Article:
This movie wasted Judge Franck Tabouring's time. For real.
Our review of Spy Kids: All The Time In The World, published November 30th, 2011, is also available.
Saving the world is their idea of family time.
Seven years after unleashing what everyone hoped would be the final installment in his Spy Kids series, Robert Rodriguez strikes back by rebooting the profitable franchise with Spy Kids: All the Time in the World, an unnecessary, disappointing entry that further proofs that cinemagoers are no longer in need of young spies trained to defeat overly eccentric villains.
Facts of the Case
Focusing on a new generation of spy kids, the fourth film introduces us to Rebecca (Rowan Blanchard) and Cecil (Mason Cook), two hyperactive siblings who join their stepmother Marissa (Jessica Alba, Machete) and her new baby in the fight against the Timekeeper, an evil maniac who manipulates time in an effort to take over the world.
As an admirer of Robert Rodriguez's work and a fan of the first two Spy Kids flicks, it pains me a little to say that All the Time in the World is a giant waste of time. Even though Rodriguez made sure to try and shake things up a bit by introducing a brand-new spy family, the plot structure, jokes, visuals and even the gadgets pretty much all remain the same. Truth be told, all the goofy action in the world cannot overshadow the sloppy screenwriting.
I obviously don't have all the time in the world to focus on every single weakness this movie struggles with, but I would like to single out a few. First and foremost, I simply couldn't connect with the new spy kids. Blanchard and Cook certainly make fine young actors, but neither their characters nor their performances in this film even remotely match up to the charm and energy we're used to from Alexa Vega and Daryl Sabara, the original spy kids (luckily, Vega and Sabara have cameo roles). Busy bothering each other with permanent competitions and other odd tantrums, the new kids on the block just come across as annoying, plain and simple.
The nature of the humor Rodriguez usually injects into the Spy Kids films also takes a hard hit in this fourth installment. Gone are the clever wordplays and silly, yet amusing interactions between children and adults, which have been pushed aside for countless vomit and farts jokes. You know, the kind we've all grown to hate over the years. The only character providing at least a few smiles here and there is the spy family's robotic dog (voiced by Ricky Gervais), who occasionally throws in a funny line to light up the mood.
Other than that, nothing and no one really sticks out in Spy Kids: All the Time in the World. The film runs for 88 minutes, but it sure feels like an eternity. Suspense is scarce, and the few pursuits or battles we get to watch fail to impress or entertain. The ability of the film's villain to freeze, reverse and speed up time certainly opens many doors to great ideas and twists, but Rodriguez never really capitalizes on the very concept he created. It's a shame, because the story occasionally shows potential.
The acting is mostly as bad as the writing. Jessica Alba gets a lots of screen time, but her comic timing is way off. I appreciate most of her work and applaud her talent, but the Spy Kids style is not something she should be wasting her time with; her performance feels forced. Joel McHale co-stars as her husband and a reporter who makes it his mission to track down real spies. He obviously doesn't know he's married to one, but this secret between them never really helps the story in a positive way. All it does is cause some predictable drama in the third act. This leaves Jeremy Piven as the bad guy. Piven is pretty much great at anything, and he clearly brings the most energy to the table. Enough said.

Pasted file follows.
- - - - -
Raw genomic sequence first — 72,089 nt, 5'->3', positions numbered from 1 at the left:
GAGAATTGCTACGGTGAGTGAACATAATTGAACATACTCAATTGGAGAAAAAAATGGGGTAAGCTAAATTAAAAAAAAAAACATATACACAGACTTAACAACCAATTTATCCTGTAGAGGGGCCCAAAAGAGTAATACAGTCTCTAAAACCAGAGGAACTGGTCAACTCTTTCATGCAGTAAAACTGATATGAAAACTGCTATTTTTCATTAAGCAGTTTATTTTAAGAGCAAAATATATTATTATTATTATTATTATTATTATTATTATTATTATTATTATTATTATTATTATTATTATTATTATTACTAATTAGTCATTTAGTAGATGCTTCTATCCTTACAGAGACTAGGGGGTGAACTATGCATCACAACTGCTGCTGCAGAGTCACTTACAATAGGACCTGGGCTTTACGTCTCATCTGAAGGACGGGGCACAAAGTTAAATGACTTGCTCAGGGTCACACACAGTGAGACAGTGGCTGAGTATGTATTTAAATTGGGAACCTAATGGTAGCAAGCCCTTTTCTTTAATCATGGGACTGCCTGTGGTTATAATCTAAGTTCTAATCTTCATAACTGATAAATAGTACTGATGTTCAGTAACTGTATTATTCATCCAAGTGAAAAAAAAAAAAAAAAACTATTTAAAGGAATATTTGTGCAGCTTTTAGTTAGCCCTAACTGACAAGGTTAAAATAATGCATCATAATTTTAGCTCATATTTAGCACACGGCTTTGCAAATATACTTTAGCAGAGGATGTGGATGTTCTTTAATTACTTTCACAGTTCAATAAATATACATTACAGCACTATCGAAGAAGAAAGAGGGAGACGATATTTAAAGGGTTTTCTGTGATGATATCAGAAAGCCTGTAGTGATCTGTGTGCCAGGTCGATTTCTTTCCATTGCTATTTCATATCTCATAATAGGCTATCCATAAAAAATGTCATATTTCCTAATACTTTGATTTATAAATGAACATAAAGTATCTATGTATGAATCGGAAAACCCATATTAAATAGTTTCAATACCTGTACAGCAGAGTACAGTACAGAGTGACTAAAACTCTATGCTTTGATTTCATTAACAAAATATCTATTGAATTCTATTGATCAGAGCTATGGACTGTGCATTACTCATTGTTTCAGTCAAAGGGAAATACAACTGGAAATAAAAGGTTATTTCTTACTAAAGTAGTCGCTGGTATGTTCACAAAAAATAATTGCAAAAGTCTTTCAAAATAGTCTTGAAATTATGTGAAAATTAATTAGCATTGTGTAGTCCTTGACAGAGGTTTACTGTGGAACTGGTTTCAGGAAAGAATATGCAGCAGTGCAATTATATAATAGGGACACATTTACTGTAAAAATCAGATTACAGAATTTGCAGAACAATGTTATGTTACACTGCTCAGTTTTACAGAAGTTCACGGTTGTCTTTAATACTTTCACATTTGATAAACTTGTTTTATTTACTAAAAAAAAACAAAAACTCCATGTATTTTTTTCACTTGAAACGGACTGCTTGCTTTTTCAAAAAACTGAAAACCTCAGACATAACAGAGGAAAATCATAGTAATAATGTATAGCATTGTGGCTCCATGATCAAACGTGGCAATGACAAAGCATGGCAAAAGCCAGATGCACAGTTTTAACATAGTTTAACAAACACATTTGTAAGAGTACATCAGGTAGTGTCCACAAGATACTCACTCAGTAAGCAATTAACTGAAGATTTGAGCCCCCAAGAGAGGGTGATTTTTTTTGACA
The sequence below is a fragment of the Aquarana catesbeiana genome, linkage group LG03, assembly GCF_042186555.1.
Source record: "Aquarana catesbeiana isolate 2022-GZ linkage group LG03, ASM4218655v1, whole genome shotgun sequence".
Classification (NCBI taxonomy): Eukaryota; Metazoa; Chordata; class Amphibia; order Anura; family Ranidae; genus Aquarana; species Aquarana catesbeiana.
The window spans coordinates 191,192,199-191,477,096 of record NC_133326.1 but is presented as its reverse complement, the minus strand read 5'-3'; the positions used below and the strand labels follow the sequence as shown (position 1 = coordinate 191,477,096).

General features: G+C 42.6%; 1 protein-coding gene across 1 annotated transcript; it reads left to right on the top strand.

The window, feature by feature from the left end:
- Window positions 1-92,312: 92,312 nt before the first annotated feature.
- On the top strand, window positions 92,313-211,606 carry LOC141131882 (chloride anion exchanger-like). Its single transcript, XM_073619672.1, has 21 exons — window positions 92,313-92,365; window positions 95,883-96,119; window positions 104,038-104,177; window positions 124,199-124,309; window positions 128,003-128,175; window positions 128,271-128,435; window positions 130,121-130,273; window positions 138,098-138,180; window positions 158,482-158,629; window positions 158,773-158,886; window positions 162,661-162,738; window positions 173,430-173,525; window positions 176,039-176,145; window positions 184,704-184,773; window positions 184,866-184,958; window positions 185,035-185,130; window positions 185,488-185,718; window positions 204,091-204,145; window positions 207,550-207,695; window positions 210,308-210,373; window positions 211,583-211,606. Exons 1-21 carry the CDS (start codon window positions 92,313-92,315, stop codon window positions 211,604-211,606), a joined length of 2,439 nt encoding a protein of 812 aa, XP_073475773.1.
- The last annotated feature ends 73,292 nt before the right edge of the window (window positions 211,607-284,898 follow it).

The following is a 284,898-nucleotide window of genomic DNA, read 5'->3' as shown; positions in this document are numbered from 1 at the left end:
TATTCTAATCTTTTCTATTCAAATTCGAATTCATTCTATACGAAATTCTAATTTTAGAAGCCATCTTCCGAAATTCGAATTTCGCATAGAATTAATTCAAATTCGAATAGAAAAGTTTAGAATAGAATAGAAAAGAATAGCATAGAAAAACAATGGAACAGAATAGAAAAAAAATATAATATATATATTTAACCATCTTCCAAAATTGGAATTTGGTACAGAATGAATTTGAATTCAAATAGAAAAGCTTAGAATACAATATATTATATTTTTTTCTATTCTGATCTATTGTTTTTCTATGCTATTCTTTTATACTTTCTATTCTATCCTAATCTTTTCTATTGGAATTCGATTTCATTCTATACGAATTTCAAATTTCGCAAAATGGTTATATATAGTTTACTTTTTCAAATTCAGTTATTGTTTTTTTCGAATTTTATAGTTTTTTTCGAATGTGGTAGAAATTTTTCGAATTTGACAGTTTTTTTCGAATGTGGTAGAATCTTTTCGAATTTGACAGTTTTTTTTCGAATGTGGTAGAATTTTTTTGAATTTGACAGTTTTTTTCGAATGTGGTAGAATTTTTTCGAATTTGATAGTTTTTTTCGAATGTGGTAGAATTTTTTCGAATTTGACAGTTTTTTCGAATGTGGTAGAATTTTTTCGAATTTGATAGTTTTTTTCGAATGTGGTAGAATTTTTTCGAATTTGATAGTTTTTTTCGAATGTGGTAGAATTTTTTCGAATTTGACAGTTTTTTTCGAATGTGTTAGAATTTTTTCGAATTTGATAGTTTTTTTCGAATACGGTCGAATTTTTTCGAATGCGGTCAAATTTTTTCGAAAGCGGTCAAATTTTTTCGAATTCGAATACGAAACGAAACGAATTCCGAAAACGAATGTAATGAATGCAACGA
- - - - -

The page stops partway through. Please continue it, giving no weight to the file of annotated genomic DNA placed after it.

Visually, All the Time in the World looks better than the last installment, primarily because Rodriguez chose to set the story in the real world again (if you recall, the previous film took place in a digital environment). He still overuses the blue/green screen technology, but the special effects look better than they used to. That's probably the only positive aspect coming out of the franchise's seven-year hiatus: visuals do seem to be improving each year.
Speaking of visuals, Spy Kids: All the Time in the World (Blu-ray) shines in high definition. The 1.78:1 non-anamorphic widescreen 1080p transfer provides a really crisp, clean image boasting strong colors and just the right vibrancy and contrast, and the DTS-HD Master audio track supplies robust sound all around. The Blu-ray edition of the film comes packed with four discs, which include the 3D version, the standard definition DVD, and a digital copy. In terms of special features, we're treated to a short interview with Rodriguez led by a kid, a few deleted scenes, and a handful of brief, dull behind-the-scenes featurettes.
Spy Kids: All the Time in the World (Blu-ray) fails to live up to at least the first two films in the series. It scored a disappointing performance at the box office, and it picked up mostly negative reviews from the nation's top critics. This fourth film is a mess in terms of plot and characters, and I can only hope Rodriguez will finally retire these kids for good. It's about time, don't you think?
Give us your feedback!
What's "fair"? Whether positive or negative, our reviews should be unbiased, informative, and critique the material on its own merits.
Scales of Justice
Studio: Anchor Bay
• 3D Version
Review content copyright © 2011 Franck Tabouring; Site design and review layout copyright © 2015 Verdict Partners LLC. All rights reserved.